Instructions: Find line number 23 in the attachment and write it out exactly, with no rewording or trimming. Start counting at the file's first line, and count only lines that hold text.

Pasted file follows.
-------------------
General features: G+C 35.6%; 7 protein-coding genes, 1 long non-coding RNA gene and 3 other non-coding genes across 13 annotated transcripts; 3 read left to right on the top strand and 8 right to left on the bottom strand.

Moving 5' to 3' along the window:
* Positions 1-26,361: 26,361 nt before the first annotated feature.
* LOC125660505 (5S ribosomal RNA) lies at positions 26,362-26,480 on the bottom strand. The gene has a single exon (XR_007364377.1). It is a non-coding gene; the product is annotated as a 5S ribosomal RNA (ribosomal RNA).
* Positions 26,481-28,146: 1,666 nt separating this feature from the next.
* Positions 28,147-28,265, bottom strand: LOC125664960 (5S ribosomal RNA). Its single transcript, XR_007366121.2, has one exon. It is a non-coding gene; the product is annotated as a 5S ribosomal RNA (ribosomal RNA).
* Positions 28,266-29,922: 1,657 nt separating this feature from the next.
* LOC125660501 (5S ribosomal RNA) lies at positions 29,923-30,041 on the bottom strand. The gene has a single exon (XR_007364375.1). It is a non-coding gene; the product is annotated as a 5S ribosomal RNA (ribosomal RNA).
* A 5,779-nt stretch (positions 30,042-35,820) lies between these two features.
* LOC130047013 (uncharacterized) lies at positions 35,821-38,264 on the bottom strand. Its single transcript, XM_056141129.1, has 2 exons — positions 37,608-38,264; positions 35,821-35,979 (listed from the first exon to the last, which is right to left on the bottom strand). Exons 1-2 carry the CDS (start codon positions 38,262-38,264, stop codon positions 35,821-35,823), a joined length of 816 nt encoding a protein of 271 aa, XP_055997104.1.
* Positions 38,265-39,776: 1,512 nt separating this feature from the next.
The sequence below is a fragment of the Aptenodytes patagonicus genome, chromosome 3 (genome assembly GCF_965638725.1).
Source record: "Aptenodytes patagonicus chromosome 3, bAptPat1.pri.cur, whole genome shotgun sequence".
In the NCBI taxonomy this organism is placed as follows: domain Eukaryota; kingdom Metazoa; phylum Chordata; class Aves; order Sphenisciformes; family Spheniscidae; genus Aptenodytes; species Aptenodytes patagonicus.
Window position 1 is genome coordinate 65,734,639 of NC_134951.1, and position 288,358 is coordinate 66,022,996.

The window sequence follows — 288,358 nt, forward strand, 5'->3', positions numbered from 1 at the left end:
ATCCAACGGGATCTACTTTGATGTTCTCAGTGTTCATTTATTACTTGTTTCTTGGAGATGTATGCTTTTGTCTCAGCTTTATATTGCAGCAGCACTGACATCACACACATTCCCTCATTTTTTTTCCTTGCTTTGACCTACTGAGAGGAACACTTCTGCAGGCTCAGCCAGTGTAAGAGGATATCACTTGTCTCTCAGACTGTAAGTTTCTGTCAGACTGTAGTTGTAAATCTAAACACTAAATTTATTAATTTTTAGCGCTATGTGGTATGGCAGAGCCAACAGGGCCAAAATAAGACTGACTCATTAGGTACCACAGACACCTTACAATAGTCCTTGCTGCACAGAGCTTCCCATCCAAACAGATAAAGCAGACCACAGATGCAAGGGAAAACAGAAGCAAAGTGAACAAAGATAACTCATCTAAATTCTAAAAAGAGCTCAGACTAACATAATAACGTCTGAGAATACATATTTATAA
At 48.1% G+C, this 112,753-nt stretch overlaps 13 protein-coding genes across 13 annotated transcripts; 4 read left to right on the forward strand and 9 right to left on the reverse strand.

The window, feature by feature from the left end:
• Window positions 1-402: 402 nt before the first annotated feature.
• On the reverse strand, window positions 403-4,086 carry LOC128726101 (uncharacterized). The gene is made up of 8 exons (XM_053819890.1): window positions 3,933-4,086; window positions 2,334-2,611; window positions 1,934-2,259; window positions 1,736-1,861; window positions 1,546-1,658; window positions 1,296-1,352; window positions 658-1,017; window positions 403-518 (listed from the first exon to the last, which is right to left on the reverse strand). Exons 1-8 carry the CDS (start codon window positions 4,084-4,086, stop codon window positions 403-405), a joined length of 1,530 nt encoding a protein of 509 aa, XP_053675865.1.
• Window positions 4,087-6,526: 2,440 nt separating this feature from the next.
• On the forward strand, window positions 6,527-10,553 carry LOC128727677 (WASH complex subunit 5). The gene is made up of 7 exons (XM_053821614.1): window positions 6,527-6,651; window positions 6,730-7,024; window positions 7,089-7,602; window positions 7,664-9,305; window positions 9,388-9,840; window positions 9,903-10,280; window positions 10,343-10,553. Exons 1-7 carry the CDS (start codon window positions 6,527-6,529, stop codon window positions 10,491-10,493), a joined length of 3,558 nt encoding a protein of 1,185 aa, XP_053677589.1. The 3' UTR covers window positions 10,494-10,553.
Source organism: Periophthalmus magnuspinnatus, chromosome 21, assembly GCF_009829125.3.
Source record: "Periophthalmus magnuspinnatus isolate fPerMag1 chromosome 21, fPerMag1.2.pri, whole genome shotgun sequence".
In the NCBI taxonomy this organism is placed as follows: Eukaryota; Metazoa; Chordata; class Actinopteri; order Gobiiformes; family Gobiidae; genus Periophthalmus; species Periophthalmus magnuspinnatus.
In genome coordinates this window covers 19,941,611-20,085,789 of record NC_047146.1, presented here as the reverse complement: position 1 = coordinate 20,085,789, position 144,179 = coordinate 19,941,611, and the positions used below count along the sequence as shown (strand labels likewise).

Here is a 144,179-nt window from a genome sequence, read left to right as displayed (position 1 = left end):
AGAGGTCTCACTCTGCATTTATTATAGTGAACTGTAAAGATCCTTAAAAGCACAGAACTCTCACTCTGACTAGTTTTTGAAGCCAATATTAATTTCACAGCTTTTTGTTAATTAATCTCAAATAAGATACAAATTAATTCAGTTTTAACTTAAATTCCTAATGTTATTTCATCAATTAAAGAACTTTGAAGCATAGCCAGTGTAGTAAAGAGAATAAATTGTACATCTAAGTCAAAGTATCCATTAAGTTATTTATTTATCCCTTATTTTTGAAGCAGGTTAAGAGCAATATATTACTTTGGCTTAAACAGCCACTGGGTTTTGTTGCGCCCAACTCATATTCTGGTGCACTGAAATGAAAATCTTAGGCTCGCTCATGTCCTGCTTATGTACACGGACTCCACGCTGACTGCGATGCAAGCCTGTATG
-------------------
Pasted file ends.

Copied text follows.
• On the forward strand, window positions 6,527-10,553 carry LOC128727677 (WASH complex subunit 5). The gene is made up of 7 exons (XM_053821614.1): window positions 6,527-6,651; window positions 6,730-7,024; window positions 7,089-7,602; window positions 7,664-9,305; window positions 9,388-9,840; window positions 9,903-10,280; window positions 10,343-10,553. Exons 1-7 carry the CDS (start codon window positions 6,527-6,529, stop codon window positions 10,491-10,493), a joined length of 3,558 nt encoding a protein of 1,185 aa, XP_053677589.1. The 3' UTR covers window positions 10,494-10,553.